In recent years, studies have found that gray divorce (the divorce of those who are 50 and older) is growing more popular. Since the 1990s, this rate has essentially doubled. Other divorce rates have fallen in that same time.
Why is gray divorce so common and even growing more so? Some believe that it has to do with longer lives and higher life expectancies. They point out that some people live up to three decades longer than retired people did in previous generations. That’s a lot of time spent with a spouse. Couples that may have stayed together before are now looking at that time and wondering what they can make of it.
In many cases, they may feel like it is finally “their time” to do what they want with their lives. They have spent their whole lives working toward goals: Going to college, getting a job, saving for retirement, having children, raising the children. Now they have done it all. They could still have 20 or 30 years left, and they want to make those the best 20 or 30 years that they can.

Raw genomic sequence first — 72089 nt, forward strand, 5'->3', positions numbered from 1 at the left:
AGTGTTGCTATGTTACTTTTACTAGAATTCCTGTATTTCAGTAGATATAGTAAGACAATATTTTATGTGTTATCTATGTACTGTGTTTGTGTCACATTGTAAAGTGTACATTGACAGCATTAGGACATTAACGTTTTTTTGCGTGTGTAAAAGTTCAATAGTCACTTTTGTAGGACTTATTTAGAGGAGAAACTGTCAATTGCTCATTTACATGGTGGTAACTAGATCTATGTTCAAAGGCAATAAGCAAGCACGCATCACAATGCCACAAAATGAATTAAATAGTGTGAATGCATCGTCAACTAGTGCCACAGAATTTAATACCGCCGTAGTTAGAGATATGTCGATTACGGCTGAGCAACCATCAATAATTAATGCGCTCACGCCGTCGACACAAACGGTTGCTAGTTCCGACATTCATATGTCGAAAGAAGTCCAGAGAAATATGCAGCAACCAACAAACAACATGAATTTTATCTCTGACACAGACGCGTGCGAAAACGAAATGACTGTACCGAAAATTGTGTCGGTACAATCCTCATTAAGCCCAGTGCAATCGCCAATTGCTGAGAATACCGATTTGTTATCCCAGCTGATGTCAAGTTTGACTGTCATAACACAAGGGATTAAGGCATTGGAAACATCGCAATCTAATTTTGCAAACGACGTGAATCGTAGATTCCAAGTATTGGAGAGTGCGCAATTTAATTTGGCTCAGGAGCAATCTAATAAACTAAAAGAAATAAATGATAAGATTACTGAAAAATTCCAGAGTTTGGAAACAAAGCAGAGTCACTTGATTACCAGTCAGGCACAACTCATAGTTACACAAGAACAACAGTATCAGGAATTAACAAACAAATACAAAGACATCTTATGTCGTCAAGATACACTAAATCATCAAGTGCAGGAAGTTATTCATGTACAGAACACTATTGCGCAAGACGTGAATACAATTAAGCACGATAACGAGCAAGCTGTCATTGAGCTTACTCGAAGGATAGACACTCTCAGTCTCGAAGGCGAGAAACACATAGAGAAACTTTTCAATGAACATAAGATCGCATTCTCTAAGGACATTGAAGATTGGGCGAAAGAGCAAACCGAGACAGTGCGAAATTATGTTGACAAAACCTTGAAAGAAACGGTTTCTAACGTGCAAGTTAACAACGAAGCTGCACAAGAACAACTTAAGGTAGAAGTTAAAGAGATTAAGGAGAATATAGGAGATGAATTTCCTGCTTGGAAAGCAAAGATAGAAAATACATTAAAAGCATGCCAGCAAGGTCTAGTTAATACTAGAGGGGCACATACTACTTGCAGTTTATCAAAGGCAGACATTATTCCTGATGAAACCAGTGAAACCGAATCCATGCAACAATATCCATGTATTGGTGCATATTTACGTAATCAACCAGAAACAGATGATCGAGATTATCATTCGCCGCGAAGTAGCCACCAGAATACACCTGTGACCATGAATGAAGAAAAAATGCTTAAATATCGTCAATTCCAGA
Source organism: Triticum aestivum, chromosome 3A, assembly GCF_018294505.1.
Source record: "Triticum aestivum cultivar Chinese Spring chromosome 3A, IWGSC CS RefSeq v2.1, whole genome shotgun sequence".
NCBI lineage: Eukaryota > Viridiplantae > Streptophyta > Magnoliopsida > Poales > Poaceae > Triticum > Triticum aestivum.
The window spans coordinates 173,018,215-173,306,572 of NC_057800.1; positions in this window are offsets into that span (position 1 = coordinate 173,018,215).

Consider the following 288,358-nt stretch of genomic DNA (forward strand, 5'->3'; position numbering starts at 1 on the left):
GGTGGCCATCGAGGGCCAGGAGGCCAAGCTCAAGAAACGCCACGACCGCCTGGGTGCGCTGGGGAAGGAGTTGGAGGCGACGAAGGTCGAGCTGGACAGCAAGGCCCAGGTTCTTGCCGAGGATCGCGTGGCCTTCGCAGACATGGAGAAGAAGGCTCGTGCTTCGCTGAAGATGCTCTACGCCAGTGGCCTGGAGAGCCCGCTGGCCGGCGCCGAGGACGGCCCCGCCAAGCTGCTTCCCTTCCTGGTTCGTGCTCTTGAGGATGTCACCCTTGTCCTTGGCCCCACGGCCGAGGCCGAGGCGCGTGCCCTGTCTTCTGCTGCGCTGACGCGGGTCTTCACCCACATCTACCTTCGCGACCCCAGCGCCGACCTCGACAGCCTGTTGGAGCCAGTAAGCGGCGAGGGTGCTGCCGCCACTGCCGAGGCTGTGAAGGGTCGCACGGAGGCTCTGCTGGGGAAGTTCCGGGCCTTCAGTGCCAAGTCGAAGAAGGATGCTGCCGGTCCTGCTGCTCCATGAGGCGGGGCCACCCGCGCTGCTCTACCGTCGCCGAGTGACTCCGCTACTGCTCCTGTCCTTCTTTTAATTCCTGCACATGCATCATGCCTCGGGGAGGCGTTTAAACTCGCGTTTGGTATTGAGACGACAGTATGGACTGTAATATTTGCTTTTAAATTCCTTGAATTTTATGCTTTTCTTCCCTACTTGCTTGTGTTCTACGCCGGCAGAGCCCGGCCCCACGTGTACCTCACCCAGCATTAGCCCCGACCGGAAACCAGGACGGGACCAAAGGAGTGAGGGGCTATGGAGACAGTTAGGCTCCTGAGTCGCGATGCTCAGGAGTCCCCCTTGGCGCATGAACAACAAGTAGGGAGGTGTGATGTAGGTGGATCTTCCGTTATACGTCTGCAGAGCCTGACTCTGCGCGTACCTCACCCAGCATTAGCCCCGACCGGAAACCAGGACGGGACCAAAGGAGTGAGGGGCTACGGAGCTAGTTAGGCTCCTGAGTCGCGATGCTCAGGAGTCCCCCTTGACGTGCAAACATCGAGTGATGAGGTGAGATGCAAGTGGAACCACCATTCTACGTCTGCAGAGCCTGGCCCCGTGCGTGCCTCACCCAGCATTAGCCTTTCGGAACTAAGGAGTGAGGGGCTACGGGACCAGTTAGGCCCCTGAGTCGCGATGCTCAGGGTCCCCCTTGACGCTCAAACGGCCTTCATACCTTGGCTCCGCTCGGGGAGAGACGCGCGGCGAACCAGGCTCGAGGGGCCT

If someone is unhappy in their marriage and has been for some time, are they going to stay married during these important years? Or are they finally going to ask for a divorce so that they can feel free to do whatever they want? This may be especially true with those who have different goals, such as a wife who wants to travel the world and a husband who just wants to stay at home in the suburbs.
As gray divorce keeps growing more common, those involved need to know their legal options.